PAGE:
Story 3: Old and New Brooklyn

I think Christians in the twenty-first century have lost something crucial to our identity simply because we’re unable to understand how astonishing it was that the first Church was comprised of both Jews and Gentiles.

This shift in group make-up was not casually stumbled upon. It was a cultural prejudice that Jesus had to forcefully break down in the minds of his followers.

Paul had to be knocked off his donkey by the resurrected Jesus in a blinding light to receive this information. Peter had an ecstatic vision where God told him to eat animals that Jews were never permitted to eat as a symbol for the reality that God was including Gentiles into the family.

Like, these two groups, Jews and non-Jews did not mingle. These two groups had thousands of years of hostile history erected between them like concrete.

For us in Brooklyn, it would be akin to a group of Hasidic Jews approaching the most progressive, vegan-loving, Foucault-reading liberals and asking them to join the family.

You see what I mean? Absolutely unthinkable in every way.

And yet, as Jesus makes abundantly clear, what is so other-worldly about the Church is that it’s a people made up by the formerly most bitter of enemies. People who have no business being in relationship if not for a mutual King whose love for each group compels them to reconcile.

Simply because if they did not reconcile, then that would be proof that they didn’t truly understand the love of their King. And not a cheap reconciliation. But a costly forgiveness, a sacrificial forgiveness.

That’s kind of what the Gospel is all about. That’s certainly the vision of the New Testament church we get from Paul. And that’s the call placed on all churches in all times everywhere.

Brooklyn is in the midst of some seismic changes. It is. We all know it. The reality is that Brooklyn is bifurcated across two different cultural lines. At Hope Brooklyn, we call them “Old Brooklyn” and “New Brooklyn”. (Old doesn’t mean outdated. It simply means “first”, “former”. We could call it “Brooklyn 1” and “Brooklyn 2” but that doesn’t flow as well.)

And the insanity of the gospel is that our mutual Father would forgive each of these groups for the ways they’ve wronged him. But if we truly and deeply understand this love, then we are unable to be the family Jesus wants us to be unless we’re reconciled to each other.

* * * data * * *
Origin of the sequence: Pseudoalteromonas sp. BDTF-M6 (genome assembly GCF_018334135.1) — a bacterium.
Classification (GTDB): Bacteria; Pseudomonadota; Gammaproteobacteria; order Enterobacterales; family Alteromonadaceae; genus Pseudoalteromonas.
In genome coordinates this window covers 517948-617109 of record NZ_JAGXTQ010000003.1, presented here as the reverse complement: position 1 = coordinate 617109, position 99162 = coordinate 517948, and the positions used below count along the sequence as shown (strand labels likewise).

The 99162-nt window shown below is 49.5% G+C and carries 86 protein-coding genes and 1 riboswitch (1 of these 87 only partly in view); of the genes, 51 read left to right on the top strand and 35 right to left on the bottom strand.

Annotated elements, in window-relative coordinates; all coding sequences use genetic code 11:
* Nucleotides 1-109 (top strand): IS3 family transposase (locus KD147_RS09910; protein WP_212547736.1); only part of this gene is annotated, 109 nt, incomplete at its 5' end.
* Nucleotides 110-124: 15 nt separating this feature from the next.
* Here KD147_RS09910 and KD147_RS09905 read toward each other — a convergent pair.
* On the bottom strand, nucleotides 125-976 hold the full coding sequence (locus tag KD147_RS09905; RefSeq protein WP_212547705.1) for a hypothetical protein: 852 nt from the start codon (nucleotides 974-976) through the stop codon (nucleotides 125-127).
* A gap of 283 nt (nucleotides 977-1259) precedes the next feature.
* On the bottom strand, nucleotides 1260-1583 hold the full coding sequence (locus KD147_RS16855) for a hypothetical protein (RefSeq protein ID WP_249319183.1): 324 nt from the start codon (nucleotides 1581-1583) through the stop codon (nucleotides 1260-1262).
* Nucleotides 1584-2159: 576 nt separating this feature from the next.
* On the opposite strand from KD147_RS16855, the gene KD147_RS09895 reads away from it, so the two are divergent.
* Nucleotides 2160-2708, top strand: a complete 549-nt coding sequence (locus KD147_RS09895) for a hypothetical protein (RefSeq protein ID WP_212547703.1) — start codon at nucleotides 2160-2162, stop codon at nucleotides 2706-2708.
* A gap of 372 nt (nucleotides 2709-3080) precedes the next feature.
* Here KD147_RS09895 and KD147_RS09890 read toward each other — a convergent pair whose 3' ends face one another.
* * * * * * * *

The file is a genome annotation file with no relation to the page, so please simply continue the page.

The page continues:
That’s hard. It’s awkward. And it will be painful.

It will be painful because grievous wrongs have been committed against each other. Wrongs of racism. Wrongs of displacement. Wrongs of selfishness and exploitation and simply refusing to sit and listen to one another. But if the grace of the cross means anything, it certainly means that I am now free from the fear that my brokenness is too much to forgive. My Father has told me its not. That his love is deeper still.

Thus, as painful as it will be, I must approach my brother with this knowledge of the Father’s grace and seek friendship. And if I am indicted in his story as one who wronged him, as of course I will be, I must ask him to forgive me and to make amends. And then we’ll do it all again but this time I’ll tell my story.

And it’s precisely in this exchange of story-and-forgiveness, story-and-forgiveness, that reconciliation is found, that the family is restored.

And when the wider borough of Brooklyn, still suffering from its division and misunderstanding and desire to be justified against the other, looks at Hope Brooklyn, it will see a family of native Brooklynites and transplant Brooklynites sitting at the same table, eating the same meal, crying the same tears, laughing at the same jokes, reconciled brothers and sisters, and it will say, “How in the world is that possible?”

Why are we planting Hope Brooklyn? Because both Old and New Brooklyn need the other.